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The yellow sign on the curve says 25 miles per hour, but the head-up display in the 2017 Mini Cooper Clubman, in John Cooper Works trim (JCW), shows 50 mph, and I feel there's room to push it further.
I can't feel this JCW Clubman's all-wheel-drive kick in, but through successive turns the tires squeal delightfully, and the car doesn't punish me for trying out trail braking and other handling strategies. This is fun.
However, I'm reminded that this new Clubman is much bigger than the generation introduced in 2007, a whole foot longer overall. While that means a cargo area that can carry more than a single roller bag, it also means a less agile car. As with the new Countryman, Mini unrepentantly brags about its new bigness.
Mini launched this new generation Clubman for the 2016 model year, offering the option of all-wheel-drive. Now, the Mini's John Cooper Works performance division got a crack at it, releasing the 2017 Mini John Cooper Works Clubman. Mini All4 all-wheel-drive system comes standard, as does the turbocharged 2.0-liter four cylinder engine, tuned to 228 horsepower and 258 pound-feet of torque.
Mini makes a six speed manual transmission standard, and charges an extra $1,750 for an eight-speed automatic transmission. I had the latter, and frankly didn't regret it.
That can't really be said for the $2,250 Technology package, as I grew to hate the navigation system's route guidance.
The Technology package wraps in navigation, traffic data, wireless phone charging, a head-up display and ultrasonic parking distance sensors. There is a lot I like about this technology package. The head-up display does a good job of showing speed and route guidance. The infotainment system shows up on a bright, 8.8-inch display, which works through touch or a console-mounted indirect controller.
In this latest version of Mini's infotainment system, the company simplified the main menu to just six items, making it easier to use. The destination entry screen includes a quick search feature, so I didn't have to dig through points-of-interest categories or tediously enter a street address one part at a time. Sadly, the example I drove did not have Apple CarPlay, a feature coming out in the 2018 model year cars. And tough luck Android users, Mini follows its parent company BMW in not offering Android Auto support.
What ended up infuriating me about the JCW Clubman was its route planning. For example, I asked it to get me from Sausalito to San Francisco. Instead of the quick, 11 mile route across the Golden Gate Bridge, it plotted a 35 mile route through Berkeley. When I forced it to go the way I wanted, the traffic wasn't bad, and I could see no reason why it wanted the longer, less scenic route. A few other instances of weird route planning had me fuming, and I was glad I knew the area, as this navigation would be a nightmare in unfamiliar terrain.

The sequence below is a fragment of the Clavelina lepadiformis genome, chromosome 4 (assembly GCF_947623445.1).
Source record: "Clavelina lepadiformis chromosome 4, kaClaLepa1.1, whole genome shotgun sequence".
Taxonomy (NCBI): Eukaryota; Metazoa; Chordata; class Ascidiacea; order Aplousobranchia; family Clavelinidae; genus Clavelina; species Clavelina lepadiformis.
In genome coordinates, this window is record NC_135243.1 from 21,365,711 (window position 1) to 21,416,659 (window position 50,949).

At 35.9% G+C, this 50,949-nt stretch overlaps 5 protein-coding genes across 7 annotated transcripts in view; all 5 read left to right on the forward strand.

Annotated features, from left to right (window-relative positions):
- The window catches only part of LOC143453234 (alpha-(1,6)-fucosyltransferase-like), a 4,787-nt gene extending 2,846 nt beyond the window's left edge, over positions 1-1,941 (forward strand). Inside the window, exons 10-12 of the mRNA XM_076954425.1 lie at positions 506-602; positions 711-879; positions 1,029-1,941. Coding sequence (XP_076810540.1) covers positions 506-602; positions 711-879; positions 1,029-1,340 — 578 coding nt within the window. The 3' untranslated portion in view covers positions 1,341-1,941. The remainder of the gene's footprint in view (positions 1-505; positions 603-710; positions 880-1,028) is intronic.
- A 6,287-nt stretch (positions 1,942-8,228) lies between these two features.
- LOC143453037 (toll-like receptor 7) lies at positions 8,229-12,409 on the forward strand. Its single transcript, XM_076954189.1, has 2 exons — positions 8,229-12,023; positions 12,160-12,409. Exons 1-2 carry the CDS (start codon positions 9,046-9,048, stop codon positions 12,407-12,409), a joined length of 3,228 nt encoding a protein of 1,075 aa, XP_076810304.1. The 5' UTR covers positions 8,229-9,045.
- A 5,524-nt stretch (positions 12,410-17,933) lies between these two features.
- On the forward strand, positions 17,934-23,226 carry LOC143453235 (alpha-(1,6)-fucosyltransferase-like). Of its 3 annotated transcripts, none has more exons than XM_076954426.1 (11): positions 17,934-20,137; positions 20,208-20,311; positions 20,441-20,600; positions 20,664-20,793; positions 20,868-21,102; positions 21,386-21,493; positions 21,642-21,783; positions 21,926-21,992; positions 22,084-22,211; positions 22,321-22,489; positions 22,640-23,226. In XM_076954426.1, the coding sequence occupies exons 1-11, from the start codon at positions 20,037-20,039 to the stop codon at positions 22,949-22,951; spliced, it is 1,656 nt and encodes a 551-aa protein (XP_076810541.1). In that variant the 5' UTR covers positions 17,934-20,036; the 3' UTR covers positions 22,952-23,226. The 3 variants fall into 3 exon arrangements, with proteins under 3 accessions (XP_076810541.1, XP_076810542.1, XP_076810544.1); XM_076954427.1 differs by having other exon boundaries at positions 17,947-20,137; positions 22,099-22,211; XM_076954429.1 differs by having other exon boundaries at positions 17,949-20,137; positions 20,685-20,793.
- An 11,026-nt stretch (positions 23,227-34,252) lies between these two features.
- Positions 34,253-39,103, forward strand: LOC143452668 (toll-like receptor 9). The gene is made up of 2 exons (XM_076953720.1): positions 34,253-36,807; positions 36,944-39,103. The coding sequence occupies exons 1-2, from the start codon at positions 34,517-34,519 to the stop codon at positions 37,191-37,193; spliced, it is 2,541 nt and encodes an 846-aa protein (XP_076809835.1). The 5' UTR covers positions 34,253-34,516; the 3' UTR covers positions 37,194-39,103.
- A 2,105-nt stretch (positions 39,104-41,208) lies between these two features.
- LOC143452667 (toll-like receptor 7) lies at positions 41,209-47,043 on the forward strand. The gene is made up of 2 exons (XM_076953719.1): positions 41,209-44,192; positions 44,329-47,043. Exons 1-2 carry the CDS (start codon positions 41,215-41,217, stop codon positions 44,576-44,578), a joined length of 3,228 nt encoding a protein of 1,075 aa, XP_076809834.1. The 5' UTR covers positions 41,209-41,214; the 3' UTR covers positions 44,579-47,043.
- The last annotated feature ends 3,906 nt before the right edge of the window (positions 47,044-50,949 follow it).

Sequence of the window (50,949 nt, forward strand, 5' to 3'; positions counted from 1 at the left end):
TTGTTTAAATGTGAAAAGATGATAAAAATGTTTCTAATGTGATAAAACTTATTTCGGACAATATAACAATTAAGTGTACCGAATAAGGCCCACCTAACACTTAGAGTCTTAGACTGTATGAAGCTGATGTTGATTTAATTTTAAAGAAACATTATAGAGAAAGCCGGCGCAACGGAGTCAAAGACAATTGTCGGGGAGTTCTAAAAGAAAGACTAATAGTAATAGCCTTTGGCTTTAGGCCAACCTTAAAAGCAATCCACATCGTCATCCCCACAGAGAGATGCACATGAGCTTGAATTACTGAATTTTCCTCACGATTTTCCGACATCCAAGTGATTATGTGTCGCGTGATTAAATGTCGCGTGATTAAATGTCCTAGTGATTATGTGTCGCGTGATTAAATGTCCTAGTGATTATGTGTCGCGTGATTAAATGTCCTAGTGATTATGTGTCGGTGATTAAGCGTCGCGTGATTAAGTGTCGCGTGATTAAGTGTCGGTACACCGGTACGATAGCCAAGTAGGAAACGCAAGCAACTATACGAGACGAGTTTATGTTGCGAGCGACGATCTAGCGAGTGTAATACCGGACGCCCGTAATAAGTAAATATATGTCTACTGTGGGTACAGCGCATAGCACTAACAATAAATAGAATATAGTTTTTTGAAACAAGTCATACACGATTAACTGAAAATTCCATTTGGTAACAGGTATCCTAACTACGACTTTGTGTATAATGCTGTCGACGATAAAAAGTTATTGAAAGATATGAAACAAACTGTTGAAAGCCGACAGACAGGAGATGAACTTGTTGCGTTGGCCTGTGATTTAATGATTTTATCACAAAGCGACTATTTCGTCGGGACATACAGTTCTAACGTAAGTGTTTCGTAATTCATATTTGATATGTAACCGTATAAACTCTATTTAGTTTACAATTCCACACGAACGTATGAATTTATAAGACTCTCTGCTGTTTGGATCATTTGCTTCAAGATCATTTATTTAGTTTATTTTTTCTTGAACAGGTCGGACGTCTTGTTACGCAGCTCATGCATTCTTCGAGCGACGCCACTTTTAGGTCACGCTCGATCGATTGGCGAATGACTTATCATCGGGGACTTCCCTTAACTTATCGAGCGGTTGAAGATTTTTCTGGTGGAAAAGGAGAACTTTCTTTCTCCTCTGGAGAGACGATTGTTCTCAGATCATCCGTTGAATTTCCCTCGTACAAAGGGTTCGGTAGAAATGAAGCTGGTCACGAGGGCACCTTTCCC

Another infuriating thing about the JCW Clubman's infotainment system came when I listened to a podcast through my Bluetooth-connected phone. Fiddling with the navigation system restarted the podcast at the beginning. So there's me, pulling over so I can fast-forward through 45 minutes of stuff I'd already heard.
On the JCW Clubman's automatic transmission, I certainly didn't mind that choice when rolling along in stop-and-go traffic, or following a line of cars up one of San Francisco's steep hills. In its Eco and normal modes, the JCW Clubman drove comfortably, well-mannered in regular traffic. Despite its sport tuning, the ride quality felt good, and I could see it being a reasonable commute car.
My only caveat was the excessive road noise when at speed on the highway, something I partially chalk up to the JCW Clubman's standard 18-inch wheels with low-profile Bridgestone Potenza run-flat tires. That noise would become tiresome on a road trip.
As a bonus for the JCW Clubman compared to other Mini models, the engine growls louder, announcing its presence to all and sundry. And you won't pay for the extra sound and fury in mileage, as the JCW Clubman achieves similar fuel economy, at 23 miles per gallon city and 31 mpg highway, as the standard Clubman all-wheel-drive models. I came in at 24.1 mpg in a mix of city, freeway and sport driving over a mountain road.
Pushing the JCW Clubman hard in the corners makes for loads of fun, as the car handles well. However, I do feel it ride hard on the outside front wheel as I dive through the turns, its adaptive suspension not quite up to the task of keeping the car flat. The manual transmission would add to the visceral fun, although the eight-speed automatic does an estimable job when shifting to Sport mode, keeping the power up.
The jaw-dropper with the 2018 Mini John Cooper Works Clubman is the price. Although starting at $35,100, my example comes in at $45,000 total. Chalk that price boost up to the Wired and Technology packages, adding such conveniences as the head-up display and navigation system, along with the adaptive suspension, a steal at $500, and a $1,000 panoramic sunroof.
Frankly, I would start with a Cooper S Clubman, equipped with Mini's all-wheel-drive system, for $30,300. Although down to 189 horsepower, it will still be plenty fun. Mini offers the Fully Loaded package for $4,500, bringing in navigation, upgraded audio and the panoramic sunroof. Add in British Racing Green exterior paint for $500, and you're only looking at a price around $36,000 with delivery charges, almost 10 grand less than the JCW Clubman.
The JCW Clubman also faces some pretty stiff competition in the Ford Focus RS, the Honda Civic Type R and even the Subaru WRX STI. These small cars all boast high performance turbocharged engines and extreme handling. Comparatively, the JCW Clubman doesn't have the same performance credibility. However, it does bring British swagger to bear, along with more interior utility.